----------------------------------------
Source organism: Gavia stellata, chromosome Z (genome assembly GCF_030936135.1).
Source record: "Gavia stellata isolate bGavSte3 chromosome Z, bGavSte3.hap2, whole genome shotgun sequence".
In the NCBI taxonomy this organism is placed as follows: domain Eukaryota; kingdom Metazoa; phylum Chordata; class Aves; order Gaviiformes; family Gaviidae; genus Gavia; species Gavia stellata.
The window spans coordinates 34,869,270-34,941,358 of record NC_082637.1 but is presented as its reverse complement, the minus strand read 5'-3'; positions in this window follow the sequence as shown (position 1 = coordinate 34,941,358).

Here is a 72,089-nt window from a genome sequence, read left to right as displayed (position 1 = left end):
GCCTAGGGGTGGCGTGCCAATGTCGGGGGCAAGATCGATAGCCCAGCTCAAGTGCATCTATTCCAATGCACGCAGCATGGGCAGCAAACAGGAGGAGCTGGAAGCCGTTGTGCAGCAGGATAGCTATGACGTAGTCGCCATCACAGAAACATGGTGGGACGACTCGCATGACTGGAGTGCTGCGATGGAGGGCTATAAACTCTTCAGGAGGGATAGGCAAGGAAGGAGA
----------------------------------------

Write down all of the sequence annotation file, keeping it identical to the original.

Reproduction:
Source organism: Gavia stellata, chromosome Z (genome assembly GCF_030936135.1).
Source record: "Gavia stellata isolate bGavSte3 chromosome Z, bGavSte3.hap2, whole genome shotgun sequence".
In the NCBI taxonomy this organism is placed as follows: domain Eukaryota; kingdom Metazoa; phylum Chordata; class Aves; order Gaviiformes; family Gaviidae; genus Gavia; species Gavia stellata.
The window spans coordinates 34,869,270-34,941,358 of record NC_082637.1 but is presented as its reverse complement, the minus strand read 5'-3'; positions in this window follow the sequence as shown (position 1 = coordinate 34,941,358).

Here is a 72,089-nt window from a genome sequence, read left to right as displayed (position 1 = left end):
GCCTAGGGGTGGCGTGCCAATGTCGGGGGCAAGATCGATAGCCCAGCTCAAGTGCATCTATTCCAATGCACGCAGCATGGGCAGCAAACAGGAGGAGCTGGAAGCCGTTGTGCAGCAGGATAGCTATGACGTAGTCGCCATCACAGAAACATGGTGGGACGACTCGCATGACTGGAGTGCTGCGATGGAGGGCTATAAACTCTTCAGGAGGGATAGGCAAGGAAGGAGA